March 9, 2020
Handwashing is something we all do, but probably not nearly enough or correctly. With cold and flu season quickly approaching, we could all use some helpful reminders on how to properly wash our hands to prevent the spread of illness and stay healthy.
A brief history of handwashing
People have been washing their hands for centuries, but it wasn’t until the mid-19th century that Ignaz Semmelweis, a European doctor, identified a connection between hand hygiene and infection prevention. Then, it wasn’t until nearly a century later that the United States Centers for Disease Control and Prevention (CDC) endorsed hand hygiene as a way to prevent the spread of infection and introduced the first nationally endorsed hand hygiene guidelines. Both Semmelweis and the mother of modern nursing, Florence Nightingale, advocated for hand hygiene practices in hospitals and on the battlefield, but the practices that they recommended were not widely adopted. While Semmelweis and Nightingale were ahead of their time, today, handwashing is seen as a simple and effective way to prevent the spread of infection and illness.
Why is handwashing so important?
According to the CDC, studies have shown that handwashing can prevent one in three diarrhea-related sicknesses and one in five respiratory infections like the cold or flu. We touch our face a lot–our nose, mouth and eyes–often without even realizing it. When we touch our face, the germs on our hands can enter our bodies. One study conducted by the University of California Berkeley School of Public Health found that on average, people touched their face over 15 times per hour. It’s not hard to fathom how germs can spread fast when we don’t wash our hands.
Handwashing done right
Believe it or not, there is a right way to wash your hands. According to the World Health Organization, you should wash your hands for at least 20 seconds with soap and water. Interestingly enough, the temperature of the water doesn’t really matter. If you don’t want to count to 20 every time you wash your hands, consider singing “Happy Birthday” or the ABCs (in your head, of course). Singing a well-known tune is also a great way to encourage kids to properly wash their hands. I always remind people to pay close attention to the area around their fingernails, the space between their fingers, the area around the wrist, and last but not least, their thumbs! We often forget those areas, especially when we’re in a hurry.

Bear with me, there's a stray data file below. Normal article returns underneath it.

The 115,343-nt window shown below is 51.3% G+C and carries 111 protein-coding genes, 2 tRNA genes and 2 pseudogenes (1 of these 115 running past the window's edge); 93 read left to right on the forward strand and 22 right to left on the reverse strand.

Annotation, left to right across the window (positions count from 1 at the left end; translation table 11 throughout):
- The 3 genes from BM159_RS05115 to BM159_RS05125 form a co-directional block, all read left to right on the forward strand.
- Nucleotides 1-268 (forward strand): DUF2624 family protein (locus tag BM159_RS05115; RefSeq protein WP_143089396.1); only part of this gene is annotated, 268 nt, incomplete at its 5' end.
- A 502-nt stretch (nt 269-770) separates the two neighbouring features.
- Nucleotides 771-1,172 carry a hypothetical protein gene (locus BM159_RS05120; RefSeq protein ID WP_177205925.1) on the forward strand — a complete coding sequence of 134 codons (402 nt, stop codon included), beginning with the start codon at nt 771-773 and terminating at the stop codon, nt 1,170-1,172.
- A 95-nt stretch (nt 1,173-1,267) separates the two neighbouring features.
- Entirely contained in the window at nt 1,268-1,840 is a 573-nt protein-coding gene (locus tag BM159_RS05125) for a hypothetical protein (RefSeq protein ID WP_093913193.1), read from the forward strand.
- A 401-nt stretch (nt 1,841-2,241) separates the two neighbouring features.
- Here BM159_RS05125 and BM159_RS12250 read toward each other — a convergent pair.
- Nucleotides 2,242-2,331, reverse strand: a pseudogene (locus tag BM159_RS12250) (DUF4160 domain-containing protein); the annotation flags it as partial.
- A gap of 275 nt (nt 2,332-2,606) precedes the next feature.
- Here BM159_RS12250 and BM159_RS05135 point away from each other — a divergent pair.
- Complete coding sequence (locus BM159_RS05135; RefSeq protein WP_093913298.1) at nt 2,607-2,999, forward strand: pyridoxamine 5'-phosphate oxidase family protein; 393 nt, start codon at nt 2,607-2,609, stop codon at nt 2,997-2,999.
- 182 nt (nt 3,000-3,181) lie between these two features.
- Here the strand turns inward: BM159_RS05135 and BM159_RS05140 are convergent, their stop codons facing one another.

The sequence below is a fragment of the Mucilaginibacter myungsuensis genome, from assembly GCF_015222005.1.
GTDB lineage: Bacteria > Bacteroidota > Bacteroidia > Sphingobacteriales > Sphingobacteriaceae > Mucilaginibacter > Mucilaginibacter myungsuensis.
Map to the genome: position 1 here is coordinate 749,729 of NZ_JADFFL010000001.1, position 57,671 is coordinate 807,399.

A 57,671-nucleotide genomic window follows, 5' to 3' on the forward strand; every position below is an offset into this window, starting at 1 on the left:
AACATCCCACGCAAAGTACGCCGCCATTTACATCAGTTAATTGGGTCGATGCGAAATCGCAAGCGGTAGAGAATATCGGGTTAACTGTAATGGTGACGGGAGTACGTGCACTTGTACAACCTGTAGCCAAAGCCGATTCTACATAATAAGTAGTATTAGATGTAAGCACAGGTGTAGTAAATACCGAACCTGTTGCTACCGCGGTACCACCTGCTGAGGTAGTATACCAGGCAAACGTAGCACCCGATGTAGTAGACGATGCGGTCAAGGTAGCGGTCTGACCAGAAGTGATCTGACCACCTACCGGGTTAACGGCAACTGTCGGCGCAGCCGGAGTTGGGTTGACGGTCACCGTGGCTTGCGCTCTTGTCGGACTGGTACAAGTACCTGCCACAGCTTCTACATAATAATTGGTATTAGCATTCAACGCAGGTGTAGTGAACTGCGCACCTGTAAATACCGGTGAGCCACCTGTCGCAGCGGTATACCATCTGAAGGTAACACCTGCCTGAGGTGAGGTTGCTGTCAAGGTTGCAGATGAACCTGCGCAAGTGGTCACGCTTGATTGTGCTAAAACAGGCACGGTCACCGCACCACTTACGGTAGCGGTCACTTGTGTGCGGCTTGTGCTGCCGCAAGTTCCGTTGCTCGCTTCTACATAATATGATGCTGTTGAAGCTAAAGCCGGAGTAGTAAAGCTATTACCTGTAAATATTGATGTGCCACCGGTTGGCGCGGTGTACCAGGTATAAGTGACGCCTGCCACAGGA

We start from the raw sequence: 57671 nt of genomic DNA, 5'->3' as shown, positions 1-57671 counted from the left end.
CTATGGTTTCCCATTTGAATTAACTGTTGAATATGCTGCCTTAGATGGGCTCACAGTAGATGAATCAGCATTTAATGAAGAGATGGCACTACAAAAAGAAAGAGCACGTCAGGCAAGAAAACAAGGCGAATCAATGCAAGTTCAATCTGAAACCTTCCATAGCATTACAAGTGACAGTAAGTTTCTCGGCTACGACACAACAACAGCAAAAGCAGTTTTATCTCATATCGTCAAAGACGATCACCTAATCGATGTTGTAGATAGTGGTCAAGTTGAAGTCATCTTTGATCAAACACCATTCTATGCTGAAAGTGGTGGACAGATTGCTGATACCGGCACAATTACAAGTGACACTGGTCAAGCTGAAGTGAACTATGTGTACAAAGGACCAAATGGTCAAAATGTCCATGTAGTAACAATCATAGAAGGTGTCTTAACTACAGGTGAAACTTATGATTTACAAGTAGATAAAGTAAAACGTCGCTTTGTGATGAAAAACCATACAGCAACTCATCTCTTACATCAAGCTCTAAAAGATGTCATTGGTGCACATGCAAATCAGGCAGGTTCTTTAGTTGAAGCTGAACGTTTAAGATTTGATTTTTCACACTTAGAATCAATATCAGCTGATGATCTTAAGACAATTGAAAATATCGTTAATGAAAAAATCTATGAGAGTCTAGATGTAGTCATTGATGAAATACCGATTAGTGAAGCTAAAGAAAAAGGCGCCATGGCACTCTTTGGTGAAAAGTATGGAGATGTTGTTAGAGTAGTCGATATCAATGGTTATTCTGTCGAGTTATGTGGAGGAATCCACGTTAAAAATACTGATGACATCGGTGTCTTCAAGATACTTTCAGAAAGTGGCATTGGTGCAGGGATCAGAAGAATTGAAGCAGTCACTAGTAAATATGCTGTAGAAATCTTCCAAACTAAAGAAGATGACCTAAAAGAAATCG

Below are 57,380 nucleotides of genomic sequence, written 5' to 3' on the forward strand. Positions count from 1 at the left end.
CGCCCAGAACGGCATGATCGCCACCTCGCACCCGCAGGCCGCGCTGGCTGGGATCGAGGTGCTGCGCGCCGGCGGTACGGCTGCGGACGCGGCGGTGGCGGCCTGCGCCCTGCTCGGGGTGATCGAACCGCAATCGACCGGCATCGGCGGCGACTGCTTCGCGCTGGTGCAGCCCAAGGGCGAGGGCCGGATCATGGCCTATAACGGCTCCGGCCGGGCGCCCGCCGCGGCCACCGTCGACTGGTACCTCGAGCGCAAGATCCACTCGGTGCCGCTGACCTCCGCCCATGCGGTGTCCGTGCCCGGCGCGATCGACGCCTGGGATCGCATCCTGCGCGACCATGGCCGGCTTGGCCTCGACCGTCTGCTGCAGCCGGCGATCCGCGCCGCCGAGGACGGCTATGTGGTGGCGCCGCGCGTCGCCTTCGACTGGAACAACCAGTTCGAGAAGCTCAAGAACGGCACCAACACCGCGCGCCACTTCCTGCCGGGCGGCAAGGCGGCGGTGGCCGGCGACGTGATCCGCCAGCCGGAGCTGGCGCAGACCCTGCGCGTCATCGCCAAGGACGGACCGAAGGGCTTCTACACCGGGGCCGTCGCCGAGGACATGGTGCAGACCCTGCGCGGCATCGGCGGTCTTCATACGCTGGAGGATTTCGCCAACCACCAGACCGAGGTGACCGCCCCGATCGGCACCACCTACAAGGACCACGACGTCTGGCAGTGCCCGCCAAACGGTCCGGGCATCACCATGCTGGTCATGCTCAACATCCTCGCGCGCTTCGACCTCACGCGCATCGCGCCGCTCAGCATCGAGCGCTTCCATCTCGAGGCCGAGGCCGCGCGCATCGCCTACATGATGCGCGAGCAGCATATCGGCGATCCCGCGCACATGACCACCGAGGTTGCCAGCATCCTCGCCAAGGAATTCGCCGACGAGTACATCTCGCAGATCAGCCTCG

What about hand sanitizer?
Hand sanitizer is a great hand hygiene product. As with handwashing, there is a right and a wrong way for application. Plus, there are times where hand sanitizer products aren’t an appropriate alternative to good old soap and water. If you do use hand sanitizer, be sure to put enough product on your hands to cover all surfaces, rubbing your hands together until they are dry. This usually takes 20 seconds. If your hands are visibly dirty, be sure to use soap and water, not hand sanitizer. Also wash your hands if you have come into contact with bodily fluids. Some bacteria, like norovirus, is not killed by the alcohol in hand sanitizer. If you’re around anyone who is sick, be sure to wash your hands to prevent the spread of illness.
Handwashing at the right time to prevent the spread of infection
In the medical field, there are very specific times health care workers are required to wash their hands. For the general public, we recommend that people wash their hands after using the restroom, before eating and after they touch what we call “high touch” items. A few high touch items include our cellphones, money and shopping carts. A study conducted by the London School of Hygiene and Tropical Medicine along with Queen Mary University of London found that 82 percent of phones showed some type of bacterial contamination. Sixteen percent had E. coli, a bacteria that can potentially cause illness and that is fecal in origin. These are not-so-pleasant reminders that hand hygiene is important in our everyday lives.
Hand hygiene is really about the basics. Practicing good hygiene, getting your flu shot, using proper cough etiquette and staying home if you’re sick are simple, important things that we can all do this cold, cough and flu season.
Jamie Seymour, RN is the infection preventionist at St. Peter’s Health in Helena.